When a free man enjoying the blessings of a free society promotes an equivalence between real democracy and a sham, he's colluding in the great lie being perpetrated by the prison state. Too many Western politicians of a generation ago - Schmidt, Trudeau, Mitterrand - failed to see what John Paul saw so clearly. It requires tremendous will to cling to the splendour of truth when the default mode of the era is to blur and evade.
The question now is whether His Holiness was as right about us as he was about the Communists. The secularists, for example, can't forgive him for his opposition to condoms in the context of Aids in Africa. The Dark Continent gets darker every year: millions are dying, male life expectancy is collapsing and such civil infrastructure as there is seems likely to follow.
But the most effective weapon against the disease has not been the Aids lobby's 20-year promotion of condom culture in Africa, but Uganda's campaign to change behaviour and to emphasise abstinence and fidelity - i.e., the Pope's position. You don't have to be a Catholic or a "homophobe" to think that the spread of Aids is telling us something basic - that nature is not sympathetic to sexual promiscuity. If it weren't Aids, it would be something else, as it has been for most of human history.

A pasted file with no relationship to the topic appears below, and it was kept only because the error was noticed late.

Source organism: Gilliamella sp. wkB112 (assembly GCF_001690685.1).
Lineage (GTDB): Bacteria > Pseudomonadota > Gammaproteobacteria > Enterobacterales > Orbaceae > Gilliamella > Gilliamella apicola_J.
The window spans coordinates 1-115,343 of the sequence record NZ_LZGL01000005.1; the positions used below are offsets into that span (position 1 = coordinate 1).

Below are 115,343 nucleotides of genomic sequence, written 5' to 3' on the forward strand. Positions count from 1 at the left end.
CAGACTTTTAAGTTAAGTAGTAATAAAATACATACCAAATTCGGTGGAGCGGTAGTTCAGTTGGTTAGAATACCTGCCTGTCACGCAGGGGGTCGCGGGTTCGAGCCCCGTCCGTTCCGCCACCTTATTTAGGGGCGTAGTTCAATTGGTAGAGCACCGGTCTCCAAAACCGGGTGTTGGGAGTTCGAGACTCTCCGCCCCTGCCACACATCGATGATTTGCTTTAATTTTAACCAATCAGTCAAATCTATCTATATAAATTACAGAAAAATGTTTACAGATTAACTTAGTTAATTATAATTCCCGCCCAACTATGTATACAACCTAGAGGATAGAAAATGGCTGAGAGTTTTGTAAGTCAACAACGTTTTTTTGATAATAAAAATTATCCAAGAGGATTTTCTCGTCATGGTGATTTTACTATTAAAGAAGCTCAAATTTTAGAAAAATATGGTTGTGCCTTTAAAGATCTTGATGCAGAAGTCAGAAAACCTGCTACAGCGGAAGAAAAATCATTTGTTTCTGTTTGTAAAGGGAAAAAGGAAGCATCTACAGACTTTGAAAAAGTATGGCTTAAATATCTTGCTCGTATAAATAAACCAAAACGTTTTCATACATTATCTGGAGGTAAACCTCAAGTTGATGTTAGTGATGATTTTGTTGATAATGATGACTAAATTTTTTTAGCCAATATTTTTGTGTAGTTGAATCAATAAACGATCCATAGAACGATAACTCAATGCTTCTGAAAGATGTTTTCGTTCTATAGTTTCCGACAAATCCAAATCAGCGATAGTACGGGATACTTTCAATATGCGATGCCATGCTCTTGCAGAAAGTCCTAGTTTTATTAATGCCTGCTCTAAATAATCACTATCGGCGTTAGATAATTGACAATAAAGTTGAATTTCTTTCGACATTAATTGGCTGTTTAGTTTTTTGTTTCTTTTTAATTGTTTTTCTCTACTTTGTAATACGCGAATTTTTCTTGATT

What should be the Christian response? To accept that we're merely the captives of our appetites, like a dog in heat? Or to ask us to rise to the rank God gave us - "a little lower than the angels" but above "the beasts of the field"? In Evangelium Vitae (The Gospel of Life), the Pope wrote: "Sexuality too is depersonalised and exploited: it increasingly becomes the occasion and instrument for self-assertion and the selfish satisfaction of personal desires and instincts. Thus the original import of human sexuality is distorted and falsified, and the two meanings, unitive and procreative, inherent in the very nature of the conjugal act, are artificially separated."
Had the Pope signed on to condom distribution in Africa, he would have done nothing to reduce the spread of Aids, but he would have done a lot to advance the further artificial separation of sex, in Africa and beyond. Indeed, if you look at the New York Times's list of complaints against the Pope - "Among liberal Catholics, he was criticised for his strong opposition to abortion, homosexuality and contraception" - they all boil down to what he called sex as self-assertion.
Thoughtful atheists ought to be able to recognise that, whatever one's tastes in these areas, the Pope was on to something - that abortion et al, in separating the "two meanings" of sex and leaving us free to indulge in one while ignoring the other, have severed us almost entirely and possibly irreparably from traditional impulses, such as societal survival. John Paul II championed the "splendour of truth" not because he was rigid and inflexible, but because he understood the alternative was a dead end in every sense.
If his beloved Europe survives in any form, it will one day acknowledge that.